Karl Christian Friedrich Krause, 1781 - 1832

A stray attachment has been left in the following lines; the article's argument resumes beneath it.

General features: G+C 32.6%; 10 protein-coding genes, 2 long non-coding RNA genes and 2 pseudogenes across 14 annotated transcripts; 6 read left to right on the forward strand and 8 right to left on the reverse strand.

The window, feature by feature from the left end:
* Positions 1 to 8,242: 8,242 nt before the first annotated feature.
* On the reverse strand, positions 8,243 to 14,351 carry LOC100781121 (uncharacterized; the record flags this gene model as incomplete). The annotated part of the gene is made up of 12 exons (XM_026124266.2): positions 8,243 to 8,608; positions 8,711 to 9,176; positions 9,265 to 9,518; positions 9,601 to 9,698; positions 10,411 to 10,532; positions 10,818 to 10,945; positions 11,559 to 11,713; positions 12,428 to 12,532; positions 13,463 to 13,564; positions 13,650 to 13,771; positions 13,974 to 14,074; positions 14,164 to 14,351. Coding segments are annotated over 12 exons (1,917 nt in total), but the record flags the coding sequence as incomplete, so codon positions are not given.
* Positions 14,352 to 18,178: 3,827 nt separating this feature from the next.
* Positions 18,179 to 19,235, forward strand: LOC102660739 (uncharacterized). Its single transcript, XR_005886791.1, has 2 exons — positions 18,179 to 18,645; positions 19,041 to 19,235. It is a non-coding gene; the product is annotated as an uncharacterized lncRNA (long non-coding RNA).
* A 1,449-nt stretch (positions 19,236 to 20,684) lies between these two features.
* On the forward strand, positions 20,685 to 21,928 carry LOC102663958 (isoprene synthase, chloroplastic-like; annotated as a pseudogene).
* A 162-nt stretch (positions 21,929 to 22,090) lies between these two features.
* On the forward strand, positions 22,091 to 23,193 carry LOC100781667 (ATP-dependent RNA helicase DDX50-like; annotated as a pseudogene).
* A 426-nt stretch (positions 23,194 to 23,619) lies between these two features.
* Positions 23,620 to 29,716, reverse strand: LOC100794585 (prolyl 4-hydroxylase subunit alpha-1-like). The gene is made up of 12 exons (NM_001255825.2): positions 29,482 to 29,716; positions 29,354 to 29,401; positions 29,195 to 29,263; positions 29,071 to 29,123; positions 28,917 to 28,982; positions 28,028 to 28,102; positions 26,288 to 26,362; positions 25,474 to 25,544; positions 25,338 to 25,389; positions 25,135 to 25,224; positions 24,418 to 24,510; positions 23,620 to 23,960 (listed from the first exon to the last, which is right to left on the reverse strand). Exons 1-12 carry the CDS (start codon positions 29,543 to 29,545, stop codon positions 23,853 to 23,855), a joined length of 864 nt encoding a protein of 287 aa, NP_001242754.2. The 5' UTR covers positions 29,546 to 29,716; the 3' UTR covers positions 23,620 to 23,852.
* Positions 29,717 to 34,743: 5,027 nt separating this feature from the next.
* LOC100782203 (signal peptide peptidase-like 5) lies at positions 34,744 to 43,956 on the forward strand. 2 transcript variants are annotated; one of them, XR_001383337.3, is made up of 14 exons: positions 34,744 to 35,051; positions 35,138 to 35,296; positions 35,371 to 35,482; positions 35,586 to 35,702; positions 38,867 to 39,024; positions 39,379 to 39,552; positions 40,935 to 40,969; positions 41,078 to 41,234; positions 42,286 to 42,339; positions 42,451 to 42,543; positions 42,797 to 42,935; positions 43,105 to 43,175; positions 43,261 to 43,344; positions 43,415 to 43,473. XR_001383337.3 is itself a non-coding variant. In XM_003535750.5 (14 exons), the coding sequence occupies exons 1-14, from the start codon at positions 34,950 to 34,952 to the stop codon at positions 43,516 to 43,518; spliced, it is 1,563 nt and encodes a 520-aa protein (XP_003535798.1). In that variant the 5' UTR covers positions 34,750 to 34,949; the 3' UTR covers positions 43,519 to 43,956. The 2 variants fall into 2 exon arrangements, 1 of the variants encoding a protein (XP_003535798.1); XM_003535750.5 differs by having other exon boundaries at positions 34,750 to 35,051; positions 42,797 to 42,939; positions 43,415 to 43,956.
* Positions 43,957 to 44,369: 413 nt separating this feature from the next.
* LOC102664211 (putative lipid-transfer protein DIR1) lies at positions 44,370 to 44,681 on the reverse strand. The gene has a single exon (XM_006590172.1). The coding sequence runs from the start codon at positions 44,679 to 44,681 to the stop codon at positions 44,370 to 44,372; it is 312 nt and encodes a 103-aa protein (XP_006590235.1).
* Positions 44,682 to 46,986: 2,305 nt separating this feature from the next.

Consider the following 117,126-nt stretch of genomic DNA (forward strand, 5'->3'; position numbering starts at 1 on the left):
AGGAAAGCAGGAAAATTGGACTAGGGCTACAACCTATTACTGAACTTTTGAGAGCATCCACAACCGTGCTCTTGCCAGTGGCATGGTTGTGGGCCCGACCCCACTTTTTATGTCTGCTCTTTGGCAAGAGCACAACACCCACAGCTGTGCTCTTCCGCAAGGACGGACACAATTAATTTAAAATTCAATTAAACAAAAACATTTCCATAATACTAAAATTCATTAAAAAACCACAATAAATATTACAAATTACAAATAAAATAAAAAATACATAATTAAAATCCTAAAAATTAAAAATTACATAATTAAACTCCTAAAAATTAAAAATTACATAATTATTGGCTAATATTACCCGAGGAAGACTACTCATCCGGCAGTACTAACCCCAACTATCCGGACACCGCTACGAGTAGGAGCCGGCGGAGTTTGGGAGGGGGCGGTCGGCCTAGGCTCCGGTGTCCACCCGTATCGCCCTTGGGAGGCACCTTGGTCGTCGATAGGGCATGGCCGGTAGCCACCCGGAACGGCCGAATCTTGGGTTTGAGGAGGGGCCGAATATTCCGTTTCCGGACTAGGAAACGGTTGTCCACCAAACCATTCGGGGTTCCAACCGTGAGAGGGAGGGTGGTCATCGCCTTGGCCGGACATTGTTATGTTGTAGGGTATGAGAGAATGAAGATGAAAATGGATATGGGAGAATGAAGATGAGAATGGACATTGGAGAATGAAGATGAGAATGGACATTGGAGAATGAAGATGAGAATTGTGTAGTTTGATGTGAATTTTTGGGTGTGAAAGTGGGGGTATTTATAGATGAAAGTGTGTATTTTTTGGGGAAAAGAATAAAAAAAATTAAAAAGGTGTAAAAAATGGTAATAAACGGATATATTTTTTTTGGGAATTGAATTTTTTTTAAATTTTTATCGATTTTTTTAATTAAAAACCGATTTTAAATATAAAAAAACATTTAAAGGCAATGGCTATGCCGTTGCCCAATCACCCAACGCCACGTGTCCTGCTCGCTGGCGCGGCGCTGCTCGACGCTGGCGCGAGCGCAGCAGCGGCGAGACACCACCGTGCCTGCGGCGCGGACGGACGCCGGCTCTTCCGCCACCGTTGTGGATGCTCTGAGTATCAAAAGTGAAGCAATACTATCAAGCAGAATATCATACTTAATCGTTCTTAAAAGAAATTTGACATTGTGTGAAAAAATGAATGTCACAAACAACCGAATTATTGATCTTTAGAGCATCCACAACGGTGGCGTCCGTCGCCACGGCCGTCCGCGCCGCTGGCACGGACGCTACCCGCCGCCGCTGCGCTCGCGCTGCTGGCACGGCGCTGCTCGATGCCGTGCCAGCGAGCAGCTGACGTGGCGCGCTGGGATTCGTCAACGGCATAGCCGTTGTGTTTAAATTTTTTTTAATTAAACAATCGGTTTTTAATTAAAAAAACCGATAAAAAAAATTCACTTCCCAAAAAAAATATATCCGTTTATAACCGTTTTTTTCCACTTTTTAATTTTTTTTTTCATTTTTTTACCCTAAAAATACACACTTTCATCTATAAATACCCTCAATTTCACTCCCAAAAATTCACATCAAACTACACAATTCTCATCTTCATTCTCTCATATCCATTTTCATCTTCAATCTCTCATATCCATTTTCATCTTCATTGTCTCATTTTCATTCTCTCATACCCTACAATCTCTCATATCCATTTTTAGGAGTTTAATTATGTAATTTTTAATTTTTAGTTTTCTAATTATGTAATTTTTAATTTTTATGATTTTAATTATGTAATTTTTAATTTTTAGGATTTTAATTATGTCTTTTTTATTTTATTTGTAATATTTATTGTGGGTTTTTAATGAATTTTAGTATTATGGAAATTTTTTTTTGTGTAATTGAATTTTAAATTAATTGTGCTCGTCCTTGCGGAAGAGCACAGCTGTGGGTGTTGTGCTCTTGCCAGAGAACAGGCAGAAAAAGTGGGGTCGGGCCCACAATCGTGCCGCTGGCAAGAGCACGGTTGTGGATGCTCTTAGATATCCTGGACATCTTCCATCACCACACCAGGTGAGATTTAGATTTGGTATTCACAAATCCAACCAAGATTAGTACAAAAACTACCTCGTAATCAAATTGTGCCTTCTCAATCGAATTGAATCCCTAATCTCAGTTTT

Karl Christian Friedrich Krause was a German philosopher whose views on the nature of God held considerable influence, especially in Spain, where his followers were known as krausistas.  Krause's goal was to reconcile pantheism and theism by developing "panentheism"--the idea that God is an essence that contains the entire universe within itself but is not exhausted by it.  Pantheism and panentheism held much sway with the New England Transcendentalists, even though these terms were used in contempt against them by Calvinist trinitarians as well as by orthodox Unitarians.  Ralph Waldo Emerson's poem "Brahma," for example, owes much to these ideas: "all is one stuff, cooked and painted under many counterfeit appearances."